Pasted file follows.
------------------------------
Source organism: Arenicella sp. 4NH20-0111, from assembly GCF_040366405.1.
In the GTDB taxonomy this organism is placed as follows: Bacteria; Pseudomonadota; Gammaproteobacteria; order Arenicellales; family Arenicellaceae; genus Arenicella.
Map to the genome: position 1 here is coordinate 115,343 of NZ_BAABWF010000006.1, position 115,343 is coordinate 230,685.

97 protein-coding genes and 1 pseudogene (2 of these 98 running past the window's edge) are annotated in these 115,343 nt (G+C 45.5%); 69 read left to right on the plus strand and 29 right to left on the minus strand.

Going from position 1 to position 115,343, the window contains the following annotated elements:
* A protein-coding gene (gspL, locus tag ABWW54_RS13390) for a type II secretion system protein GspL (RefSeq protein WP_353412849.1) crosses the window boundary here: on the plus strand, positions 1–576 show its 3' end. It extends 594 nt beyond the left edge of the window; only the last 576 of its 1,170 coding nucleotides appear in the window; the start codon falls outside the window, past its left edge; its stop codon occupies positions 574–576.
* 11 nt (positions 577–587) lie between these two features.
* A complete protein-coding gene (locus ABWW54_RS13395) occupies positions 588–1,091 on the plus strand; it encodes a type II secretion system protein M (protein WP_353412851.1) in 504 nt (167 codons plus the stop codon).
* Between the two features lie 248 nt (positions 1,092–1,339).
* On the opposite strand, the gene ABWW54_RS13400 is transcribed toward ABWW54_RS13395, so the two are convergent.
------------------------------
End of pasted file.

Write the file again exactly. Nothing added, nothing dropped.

Source organism: Arenicella sp. 4NH20-0111, from assembly GCF_040366405.1.
In the GTDB taxonomy this organism is placed as follows: Bacteria; Pseudomonadota; Gammaproteobacteria; order Arenicellales; family Arenicellaceae; genus Arenicella.
Map to the genome: position 1 here is coordinate 115,343 of NZ_BAABWF010000006.1, position 115,343 is coordinate 230,685.

97 protein-coding genes and 1 pseudogene (2 of these 98 running past the window's edge) are annotated in these 115,343 nt (G+C 45.5%); 69 read left to right on the plus strand and 29 right to left on the minus strand.

Going from position 1 to position 115,343, the window contains the following annotated elements:
* A protein-coding gene (gspL, locus tag ABWW54_RS13390) for a type II secretion system protein GspL (RefSeq protein WP_353412849.1) crosses the window boundary here: on the plus strand, positions 1–576 show its 3' end. It extends 594 nt beyond the left edge of the window; only the last 576 of its 1,170 coding nucleotides appear in the window; the start codon falls outside the window, past its left edge; its stop codon occupies positions 574–576.
* 11 nt (positions 577–587) lie between these two features.
* A complete protein-coding gene (locus ABWW54_RS13395) occupies positions 588–1,091 on the plus strand; it encodes a type II secretion system protein M (protein WP_353412851.1) in 504 nt (167 codons plus the stop codon).
* Between the two features lie 248 nt (positions 1,092–1,339).
* On the opposite strand, the gene ABWW54_RS13400 is transcribed toward ABWW54_RS13395, so the two are convergent.